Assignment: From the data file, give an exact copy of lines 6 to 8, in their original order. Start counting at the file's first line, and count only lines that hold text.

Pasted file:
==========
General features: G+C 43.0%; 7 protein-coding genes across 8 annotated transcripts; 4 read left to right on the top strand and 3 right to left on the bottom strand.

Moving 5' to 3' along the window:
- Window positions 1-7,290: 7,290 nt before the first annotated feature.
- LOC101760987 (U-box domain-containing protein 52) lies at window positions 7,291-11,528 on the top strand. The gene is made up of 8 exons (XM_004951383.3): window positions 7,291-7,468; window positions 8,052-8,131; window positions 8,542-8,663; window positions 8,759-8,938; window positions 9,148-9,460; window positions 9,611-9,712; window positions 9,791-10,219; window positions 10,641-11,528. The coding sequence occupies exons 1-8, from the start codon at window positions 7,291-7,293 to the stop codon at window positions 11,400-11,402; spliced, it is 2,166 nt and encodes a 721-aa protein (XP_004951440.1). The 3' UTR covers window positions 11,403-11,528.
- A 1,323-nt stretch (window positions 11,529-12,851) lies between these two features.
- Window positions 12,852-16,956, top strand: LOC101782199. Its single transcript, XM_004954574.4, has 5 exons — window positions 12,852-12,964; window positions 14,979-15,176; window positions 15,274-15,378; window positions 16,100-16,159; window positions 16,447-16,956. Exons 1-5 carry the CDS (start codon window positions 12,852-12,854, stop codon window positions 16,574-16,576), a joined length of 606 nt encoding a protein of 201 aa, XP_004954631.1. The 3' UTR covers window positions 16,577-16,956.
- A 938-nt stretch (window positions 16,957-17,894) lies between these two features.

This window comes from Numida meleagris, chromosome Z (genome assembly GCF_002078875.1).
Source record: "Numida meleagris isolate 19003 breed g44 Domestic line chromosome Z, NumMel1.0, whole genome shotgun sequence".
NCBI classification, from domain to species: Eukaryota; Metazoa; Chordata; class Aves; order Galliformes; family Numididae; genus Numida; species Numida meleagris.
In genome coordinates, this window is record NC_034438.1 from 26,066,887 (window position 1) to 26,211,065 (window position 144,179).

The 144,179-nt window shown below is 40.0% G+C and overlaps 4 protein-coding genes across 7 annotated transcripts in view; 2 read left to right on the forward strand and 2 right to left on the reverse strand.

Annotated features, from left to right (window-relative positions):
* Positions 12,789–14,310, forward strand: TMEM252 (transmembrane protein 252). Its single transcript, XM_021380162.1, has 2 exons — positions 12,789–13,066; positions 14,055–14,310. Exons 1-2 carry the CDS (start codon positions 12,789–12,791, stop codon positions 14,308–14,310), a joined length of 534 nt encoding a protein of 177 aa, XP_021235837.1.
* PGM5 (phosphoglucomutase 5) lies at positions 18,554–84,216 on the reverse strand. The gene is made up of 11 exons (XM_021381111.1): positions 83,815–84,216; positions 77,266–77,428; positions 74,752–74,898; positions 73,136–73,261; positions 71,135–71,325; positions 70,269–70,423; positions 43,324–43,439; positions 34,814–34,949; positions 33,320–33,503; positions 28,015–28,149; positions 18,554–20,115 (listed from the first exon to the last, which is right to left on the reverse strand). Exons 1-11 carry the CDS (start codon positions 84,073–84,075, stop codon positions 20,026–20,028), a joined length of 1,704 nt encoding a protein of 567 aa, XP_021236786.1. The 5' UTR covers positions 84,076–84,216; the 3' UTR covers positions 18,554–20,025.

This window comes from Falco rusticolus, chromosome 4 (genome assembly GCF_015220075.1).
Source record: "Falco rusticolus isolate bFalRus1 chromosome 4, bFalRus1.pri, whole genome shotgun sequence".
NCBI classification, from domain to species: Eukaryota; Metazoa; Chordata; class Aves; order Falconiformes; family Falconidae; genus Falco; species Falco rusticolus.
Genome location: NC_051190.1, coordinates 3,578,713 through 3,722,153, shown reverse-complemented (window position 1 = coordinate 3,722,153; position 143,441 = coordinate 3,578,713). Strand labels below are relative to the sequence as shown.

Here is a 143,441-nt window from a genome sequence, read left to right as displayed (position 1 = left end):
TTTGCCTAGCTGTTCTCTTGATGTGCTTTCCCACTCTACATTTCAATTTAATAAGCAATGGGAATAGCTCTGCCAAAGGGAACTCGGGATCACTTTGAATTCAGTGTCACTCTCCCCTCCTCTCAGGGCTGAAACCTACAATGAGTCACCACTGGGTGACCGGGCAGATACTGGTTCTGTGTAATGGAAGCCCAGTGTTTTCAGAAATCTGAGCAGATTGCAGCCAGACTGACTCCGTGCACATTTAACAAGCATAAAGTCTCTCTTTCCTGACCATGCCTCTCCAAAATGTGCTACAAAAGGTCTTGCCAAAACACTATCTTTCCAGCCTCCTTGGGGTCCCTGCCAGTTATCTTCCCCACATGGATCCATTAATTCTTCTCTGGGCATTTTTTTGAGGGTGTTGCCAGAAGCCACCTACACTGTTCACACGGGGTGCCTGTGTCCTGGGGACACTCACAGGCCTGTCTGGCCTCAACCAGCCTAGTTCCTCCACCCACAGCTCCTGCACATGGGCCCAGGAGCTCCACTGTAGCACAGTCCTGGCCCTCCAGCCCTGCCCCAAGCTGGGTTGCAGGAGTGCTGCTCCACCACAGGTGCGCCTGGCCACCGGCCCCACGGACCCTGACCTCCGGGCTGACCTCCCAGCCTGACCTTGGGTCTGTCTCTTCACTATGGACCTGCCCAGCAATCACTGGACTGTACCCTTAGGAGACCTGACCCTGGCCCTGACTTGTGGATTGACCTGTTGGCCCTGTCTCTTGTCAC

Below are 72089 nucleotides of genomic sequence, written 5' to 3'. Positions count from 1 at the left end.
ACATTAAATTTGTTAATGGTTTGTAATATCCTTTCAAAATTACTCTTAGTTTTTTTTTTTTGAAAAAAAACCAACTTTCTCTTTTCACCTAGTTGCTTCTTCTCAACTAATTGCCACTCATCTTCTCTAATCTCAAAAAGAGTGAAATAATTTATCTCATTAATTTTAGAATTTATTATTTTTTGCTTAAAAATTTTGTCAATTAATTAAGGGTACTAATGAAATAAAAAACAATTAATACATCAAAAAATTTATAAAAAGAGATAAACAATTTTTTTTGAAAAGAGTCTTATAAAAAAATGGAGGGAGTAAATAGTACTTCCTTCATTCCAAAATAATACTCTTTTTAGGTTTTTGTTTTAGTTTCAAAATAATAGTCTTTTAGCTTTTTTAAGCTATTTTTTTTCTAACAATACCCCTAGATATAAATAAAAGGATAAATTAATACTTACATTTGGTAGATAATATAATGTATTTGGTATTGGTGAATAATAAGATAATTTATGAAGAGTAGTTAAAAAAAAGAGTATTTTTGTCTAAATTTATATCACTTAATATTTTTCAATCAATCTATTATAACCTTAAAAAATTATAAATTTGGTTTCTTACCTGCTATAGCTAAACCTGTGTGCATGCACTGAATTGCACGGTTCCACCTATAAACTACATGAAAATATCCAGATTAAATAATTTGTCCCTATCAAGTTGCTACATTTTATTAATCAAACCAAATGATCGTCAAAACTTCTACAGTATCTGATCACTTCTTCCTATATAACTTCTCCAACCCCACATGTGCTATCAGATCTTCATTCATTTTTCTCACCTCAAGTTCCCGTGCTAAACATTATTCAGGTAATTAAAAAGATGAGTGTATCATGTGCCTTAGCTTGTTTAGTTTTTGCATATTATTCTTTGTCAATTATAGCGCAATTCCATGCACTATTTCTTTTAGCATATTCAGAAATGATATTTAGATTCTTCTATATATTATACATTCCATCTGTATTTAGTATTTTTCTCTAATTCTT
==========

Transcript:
- Window positions 12,852-16,956, top strand: LOC101782199. Its single transcript, XM_004954574.4, has 5 exons — window positions 12,852-12,964; window positions 14,979-15,176; window positions 15,274-15,378; window positions 16,100-16,159; window positions 16,447-16,956. Exons 1-5 carry the CDS (start codon window positions 12,852-12,854, stop codon window positions 16,574-16,576), a joined length of 606 nt encoding a protein of 201 aa, XP_004954631.1. The 3' UTR covers window positions 16,577-16,956.
- A 938-nt stretch (window positions 16,957-17,894) lies between these two features.

This window comes from Numida meleagris, chromosome Z (genome assembly GCF_002078875.1).